LITTLE ROCK — Worried about a risky, high-stakes op, the blonde CIA agent received advice from her co-worker-friend who might turn out to be even more down the line.

"Going into battle is like blowing out a birthday candle," he told her in the season finale of the USA Network show.


Don’t over think it, he explained.

Apply that approach to Alabama vs. Georgia in the Southeastern Conference championship game today in Atlanta.

Considering that a spot in the BCS title game is at stake, there is a temptation to delve too deep. Instead, begin with turnovers — the happening that turns more games than any other when talent levels are relatively even.

Instead of thinking turnovers as takeaways, consider them extra opportunities to score, and that perspective doesn’t take into account how a fumble or interception affects field position, something that is at a premium when a low-scoring game is expected.

Explaining Alabama’s only loss of the year, the natural focus is the gee-whiz performance of Texas A&M quarterback Johnny Manziel. Equally important were three turnovers by the Crimson Tide:

—A.J. McCarron threw an interception at midfield in the first quarter. Four plays later, the Aggies were up 14-0.

—T.J. Yeldon fumbled at the Aggies’ 34 in the fourth quarter and two plays later a touchdown upped A&M’s lead to 12.

—McCarron threw a fourth-down interception at the A&M goal in the fourth quarter with less than two minutes to play.

Those two interceptions were the only ones that McCarron threw all year and that transitions to quarterback play, point No. 2 in the title game. A 66.6 percent passer this year, Georgia quarterback Aaron Murray was 11-of-31 (35.5 percent) in the Bulldogs’ only loss, 35-7 at South Carolina.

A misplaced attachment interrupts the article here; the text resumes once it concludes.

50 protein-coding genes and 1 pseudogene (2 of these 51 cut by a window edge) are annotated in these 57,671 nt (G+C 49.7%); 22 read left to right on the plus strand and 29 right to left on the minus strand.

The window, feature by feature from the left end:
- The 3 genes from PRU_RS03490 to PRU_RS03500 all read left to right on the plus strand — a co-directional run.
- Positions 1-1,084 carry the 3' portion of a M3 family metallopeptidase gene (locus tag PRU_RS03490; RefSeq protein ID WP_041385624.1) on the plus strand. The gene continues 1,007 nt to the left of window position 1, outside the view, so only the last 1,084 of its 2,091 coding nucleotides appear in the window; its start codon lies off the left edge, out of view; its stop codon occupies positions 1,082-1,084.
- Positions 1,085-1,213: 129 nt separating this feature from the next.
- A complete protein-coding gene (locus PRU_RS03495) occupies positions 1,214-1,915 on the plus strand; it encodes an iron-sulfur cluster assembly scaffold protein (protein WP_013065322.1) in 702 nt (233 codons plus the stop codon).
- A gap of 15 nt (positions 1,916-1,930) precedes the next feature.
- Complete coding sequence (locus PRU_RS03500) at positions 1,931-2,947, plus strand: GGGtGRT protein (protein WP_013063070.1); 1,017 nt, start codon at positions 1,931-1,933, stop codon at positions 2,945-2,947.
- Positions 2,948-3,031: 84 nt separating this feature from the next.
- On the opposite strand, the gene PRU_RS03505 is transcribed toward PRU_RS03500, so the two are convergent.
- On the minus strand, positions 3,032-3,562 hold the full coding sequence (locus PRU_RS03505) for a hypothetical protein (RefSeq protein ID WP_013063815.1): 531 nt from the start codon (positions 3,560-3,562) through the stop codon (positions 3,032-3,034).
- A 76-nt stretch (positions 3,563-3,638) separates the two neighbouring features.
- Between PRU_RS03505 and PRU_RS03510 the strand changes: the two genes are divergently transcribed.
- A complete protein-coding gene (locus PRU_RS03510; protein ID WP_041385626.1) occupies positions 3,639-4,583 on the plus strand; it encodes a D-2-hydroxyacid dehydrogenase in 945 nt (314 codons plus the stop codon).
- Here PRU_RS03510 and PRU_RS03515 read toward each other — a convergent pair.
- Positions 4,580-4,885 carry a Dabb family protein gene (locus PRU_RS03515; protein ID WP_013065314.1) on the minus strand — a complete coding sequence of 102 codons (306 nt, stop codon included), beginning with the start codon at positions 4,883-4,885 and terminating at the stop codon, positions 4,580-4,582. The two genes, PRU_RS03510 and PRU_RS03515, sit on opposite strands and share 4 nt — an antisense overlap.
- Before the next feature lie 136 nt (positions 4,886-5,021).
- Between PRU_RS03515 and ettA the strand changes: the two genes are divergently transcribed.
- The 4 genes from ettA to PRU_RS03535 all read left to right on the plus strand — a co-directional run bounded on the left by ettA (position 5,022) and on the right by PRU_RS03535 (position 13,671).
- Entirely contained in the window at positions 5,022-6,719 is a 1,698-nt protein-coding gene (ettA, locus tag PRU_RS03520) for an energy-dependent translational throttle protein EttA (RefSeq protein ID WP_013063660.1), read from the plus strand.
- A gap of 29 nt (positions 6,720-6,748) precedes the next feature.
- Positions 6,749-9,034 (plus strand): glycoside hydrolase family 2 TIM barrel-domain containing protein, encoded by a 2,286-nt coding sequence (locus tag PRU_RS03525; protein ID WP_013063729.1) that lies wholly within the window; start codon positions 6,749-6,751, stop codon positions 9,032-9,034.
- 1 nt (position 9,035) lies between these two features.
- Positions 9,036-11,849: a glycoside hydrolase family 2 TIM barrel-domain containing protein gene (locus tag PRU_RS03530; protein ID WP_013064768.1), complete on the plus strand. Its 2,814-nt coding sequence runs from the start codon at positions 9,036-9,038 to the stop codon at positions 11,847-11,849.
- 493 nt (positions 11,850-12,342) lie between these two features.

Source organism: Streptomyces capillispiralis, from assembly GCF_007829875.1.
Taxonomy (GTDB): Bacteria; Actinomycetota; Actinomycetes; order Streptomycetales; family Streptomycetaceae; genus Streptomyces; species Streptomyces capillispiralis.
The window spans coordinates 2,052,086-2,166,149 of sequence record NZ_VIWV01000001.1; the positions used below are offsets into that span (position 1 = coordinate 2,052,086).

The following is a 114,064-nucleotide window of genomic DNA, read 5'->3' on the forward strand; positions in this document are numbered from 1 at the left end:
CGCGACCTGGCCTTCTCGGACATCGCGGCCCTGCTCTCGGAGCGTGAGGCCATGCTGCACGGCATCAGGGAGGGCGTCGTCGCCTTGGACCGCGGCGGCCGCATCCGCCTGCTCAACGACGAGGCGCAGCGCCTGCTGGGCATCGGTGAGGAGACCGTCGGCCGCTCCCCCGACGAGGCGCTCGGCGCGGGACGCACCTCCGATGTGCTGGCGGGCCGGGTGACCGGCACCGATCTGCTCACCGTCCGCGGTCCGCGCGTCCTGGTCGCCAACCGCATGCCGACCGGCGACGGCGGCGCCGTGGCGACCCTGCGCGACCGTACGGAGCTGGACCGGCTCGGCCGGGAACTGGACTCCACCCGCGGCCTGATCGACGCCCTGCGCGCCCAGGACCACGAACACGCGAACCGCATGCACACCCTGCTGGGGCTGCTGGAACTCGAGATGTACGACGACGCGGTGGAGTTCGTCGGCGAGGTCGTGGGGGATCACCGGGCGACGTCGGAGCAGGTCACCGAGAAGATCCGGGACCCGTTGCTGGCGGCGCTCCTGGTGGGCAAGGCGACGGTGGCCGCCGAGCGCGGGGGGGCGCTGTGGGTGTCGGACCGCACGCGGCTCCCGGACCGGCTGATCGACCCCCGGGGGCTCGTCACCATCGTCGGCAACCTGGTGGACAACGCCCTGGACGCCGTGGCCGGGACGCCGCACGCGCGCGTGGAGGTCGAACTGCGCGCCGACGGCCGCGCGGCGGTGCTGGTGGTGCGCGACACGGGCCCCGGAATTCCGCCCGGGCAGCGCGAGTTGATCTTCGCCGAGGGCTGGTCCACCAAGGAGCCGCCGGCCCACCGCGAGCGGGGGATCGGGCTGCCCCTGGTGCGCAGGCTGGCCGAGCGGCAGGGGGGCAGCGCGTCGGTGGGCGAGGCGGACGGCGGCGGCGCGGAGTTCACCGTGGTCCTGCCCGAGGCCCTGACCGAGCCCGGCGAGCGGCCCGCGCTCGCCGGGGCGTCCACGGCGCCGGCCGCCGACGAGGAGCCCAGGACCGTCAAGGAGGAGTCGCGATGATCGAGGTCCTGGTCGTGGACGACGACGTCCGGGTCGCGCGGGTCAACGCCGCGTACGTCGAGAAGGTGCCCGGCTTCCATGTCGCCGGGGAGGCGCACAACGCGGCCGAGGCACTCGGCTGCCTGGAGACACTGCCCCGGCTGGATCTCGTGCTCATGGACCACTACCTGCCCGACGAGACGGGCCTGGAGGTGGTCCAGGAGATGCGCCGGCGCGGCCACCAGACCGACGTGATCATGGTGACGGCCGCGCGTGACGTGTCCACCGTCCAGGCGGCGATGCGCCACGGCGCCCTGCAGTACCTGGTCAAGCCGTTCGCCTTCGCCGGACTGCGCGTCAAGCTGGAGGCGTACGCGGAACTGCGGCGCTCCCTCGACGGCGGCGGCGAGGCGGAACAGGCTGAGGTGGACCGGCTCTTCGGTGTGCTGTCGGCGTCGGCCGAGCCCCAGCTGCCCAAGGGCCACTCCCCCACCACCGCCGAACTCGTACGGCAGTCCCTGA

Murray is not talking to the media this week, an absence approved by coach Mark Richt. Linebacker Christian Robinson said it had nothing to do with the media or Murray trying to send a message. "He just wants to be completely ready and not have any distractions," Robinson said.

The Bulldogs barely topped 200 yards against South Carolina, including 109 passing by Murray. The junior explained the lack of offense by citing poor execution, a popular, all-encompassing excuse. Production, or lack thereof, might have something to do with the Gamecocks’ defense that held high-powered Clemson to a field goal in the final 46:22 last week in a rivalry game.

Step back from the Arkansas coaching search for 3 1-2 hours and watch what it takes to get to Atlanta.

Both teams run the ball, both teams play excellent defense, and Murray and McCarron are one-two in the quarterback ratings in the SEC, 20 points ahead of South Carolina’s Connor Shaw.

Mixed together, that recipe has worked well for years.

Considering the quality of the defenses, it is unlikely one team will line up and knock the other off the ball and that premise brings us full circle to the quarterbacks.

McCarron will miss wide receiver Kenny Bell, who suffered a broken leg in last week’s rout of Auburn. The junior has only caught 17 all year, but he has averaged 25.4 yards per. In half of Alabama’s games, he had a catch worth 34 yards or more.

On the other side, the Alabama secondary is not as good as the 2011 group that included Mark Barron and Dre Kirkpatrick, both among the first 17 players taken in the NFL draft. Murray will have some opportunities if his offensive line holds up, a refrain that was popular with Arkansas’ Tyler Wilson this year.

Consistently, the experts who endorse Alabama fall back on the presence of Nick Saban. Richt (117-39) can coach, too. Alabama wins two of three, but this might be game three.



Harry King is sports columnist for Stephens Media’s Arkansas News Bureau. His e-mail address is